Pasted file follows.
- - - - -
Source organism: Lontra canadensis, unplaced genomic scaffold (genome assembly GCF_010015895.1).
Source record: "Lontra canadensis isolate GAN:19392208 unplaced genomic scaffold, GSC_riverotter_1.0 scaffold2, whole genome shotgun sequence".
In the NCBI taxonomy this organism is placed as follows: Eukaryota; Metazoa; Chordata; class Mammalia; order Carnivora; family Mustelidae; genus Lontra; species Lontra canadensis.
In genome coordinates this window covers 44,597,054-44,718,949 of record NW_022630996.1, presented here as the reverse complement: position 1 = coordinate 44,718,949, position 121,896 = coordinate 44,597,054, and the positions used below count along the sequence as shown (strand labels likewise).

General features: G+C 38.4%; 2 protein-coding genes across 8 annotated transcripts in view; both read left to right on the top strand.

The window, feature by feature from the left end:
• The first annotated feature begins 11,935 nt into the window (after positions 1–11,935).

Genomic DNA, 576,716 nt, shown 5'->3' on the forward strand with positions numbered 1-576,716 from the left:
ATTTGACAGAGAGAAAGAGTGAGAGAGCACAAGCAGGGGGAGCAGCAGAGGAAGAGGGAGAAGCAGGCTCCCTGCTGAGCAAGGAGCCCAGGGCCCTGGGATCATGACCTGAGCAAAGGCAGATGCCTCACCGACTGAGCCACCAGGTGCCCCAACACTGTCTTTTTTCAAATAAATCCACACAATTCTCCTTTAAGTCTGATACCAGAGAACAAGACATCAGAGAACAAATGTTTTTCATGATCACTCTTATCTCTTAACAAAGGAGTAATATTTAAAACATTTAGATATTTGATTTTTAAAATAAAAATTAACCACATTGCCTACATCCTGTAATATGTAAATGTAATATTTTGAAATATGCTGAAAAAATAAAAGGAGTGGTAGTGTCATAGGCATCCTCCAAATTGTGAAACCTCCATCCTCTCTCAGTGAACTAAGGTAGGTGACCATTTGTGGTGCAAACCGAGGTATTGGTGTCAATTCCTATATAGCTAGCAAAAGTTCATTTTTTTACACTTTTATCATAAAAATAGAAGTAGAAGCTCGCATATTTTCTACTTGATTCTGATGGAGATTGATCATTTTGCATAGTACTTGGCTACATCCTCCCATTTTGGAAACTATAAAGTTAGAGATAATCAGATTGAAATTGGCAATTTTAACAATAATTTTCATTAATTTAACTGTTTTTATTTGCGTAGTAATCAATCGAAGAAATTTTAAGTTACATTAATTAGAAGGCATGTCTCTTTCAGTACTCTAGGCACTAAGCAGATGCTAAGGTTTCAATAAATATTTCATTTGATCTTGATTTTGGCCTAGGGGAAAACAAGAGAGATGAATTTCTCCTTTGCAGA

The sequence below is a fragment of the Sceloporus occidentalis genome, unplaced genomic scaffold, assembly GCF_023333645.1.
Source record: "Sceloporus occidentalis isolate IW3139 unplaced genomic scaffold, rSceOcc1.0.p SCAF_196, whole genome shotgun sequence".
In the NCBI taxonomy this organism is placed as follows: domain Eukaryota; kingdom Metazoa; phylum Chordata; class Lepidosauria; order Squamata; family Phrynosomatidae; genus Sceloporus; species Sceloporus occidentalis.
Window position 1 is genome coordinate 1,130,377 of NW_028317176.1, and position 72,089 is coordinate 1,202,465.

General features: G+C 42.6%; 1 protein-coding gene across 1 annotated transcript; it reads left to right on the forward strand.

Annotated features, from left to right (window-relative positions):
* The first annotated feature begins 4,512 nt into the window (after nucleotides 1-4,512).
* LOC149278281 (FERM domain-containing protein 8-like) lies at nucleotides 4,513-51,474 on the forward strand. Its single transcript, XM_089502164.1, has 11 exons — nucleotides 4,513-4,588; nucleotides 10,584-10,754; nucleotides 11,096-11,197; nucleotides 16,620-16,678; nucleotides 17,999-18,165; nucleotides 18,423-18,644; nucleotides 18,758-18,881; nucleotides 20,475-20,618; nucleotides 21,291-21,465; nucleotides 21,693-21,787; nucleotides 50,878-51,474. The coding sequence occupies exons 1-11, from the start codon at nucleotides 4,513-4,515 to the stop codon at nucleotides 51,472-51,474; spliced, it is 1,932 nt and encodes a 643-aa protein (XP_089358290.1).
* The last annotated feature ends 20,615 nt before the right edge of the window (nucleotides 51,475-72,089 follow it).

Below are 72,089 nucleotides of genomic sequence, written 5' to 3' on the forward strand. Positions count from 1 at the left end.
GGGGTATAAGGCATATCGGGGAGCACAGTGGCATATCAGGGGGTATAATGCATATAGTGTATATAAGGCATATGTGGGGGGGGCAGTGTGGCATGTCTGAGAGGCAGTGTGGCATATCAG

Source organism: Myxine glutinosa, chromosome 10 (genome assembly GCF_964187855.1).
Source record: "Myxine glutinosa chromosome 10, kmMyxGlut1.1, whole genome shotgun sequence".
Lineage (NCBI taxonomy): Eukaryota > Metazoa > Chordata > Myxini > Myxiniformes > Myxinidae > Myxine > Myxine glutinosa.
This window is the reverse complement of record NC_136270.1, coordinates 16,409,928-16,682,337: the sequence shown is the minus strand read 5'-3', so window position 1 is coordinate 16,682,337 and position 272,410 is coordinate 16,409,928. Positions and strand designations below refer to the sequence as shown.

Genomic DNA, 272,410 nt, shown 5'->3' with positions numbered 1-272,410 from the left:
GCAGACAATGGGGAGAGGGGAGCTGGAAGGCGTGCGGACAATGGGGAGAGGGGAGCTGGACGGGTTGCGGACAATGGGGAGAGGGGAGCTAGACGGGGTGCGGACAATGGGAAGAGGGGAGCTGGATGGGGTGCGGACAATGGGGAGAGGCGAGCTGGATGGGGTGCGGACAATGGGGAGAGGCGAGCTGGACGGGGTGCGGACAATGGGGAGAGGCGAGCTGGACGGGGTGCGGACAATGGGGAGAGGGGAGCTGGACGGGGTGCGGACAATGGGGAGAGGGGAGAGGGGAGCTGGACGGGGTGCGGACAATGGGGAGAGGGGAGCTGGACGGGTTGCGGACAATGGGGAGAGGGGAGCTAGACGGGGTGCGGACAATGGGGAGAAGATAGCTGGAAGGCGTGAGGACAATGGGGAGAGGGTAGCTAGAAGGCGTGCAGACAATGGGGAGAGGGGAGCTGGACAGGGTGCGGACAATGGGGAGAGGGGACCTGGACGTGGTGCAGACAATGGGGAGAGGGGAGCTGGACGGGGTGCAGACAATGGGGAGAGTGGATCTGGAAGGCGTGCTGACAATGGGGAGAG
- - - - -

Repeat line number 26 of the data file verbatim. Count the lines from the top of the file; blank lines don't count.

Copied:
GCAGACAATGGGGAGAGGGGAGCTGGAAGGCGTGCGGACAATGGGGAGAGGGGAGCTGGACGGGTTGCGGACAATGGGGAGAGGGGAGCTAGACGGGGTGCGGACAATGGGAAGAGGGGAGCTGGATGGGGTGCGGACAATGGGGAGAGGCGAGCTGGATGGGGTGCGGACAATGGGGAGAGGCGAGCTGGACGGGGTGCGGACAATGGGGAGAGGCGAGCTGGACGGGGTGCGGACAATGGGGAGAGGGGAGCTGGACGGGGTGCGGACAATGGGGAGAGGGGAGAGGGGAGCTGGACGGGGTGCGGACAATGGGGAGAGGGGAGCTGGACGGGTTGCGGACAATGGGGAGAGGGGAGCTAGACGGGGTGCGGACAATGGGGAGAAGATAGCTGGAAGGCGTGAGGACAATGGGGAGAGGGTAGCTAGAAGGCGTGCAGACAATGGGGAGAGGGGAGCTGGACAGGGTGCGGACAATGGGGAGAGGGGACCTGGACGTGGTGCAGACAATGGGGAGAGGGGAGCTGGACGGGGTGCAGACAATGGGGAGAGTGGATCTGGAAGGCGTGCTGACAATGGGGAGAG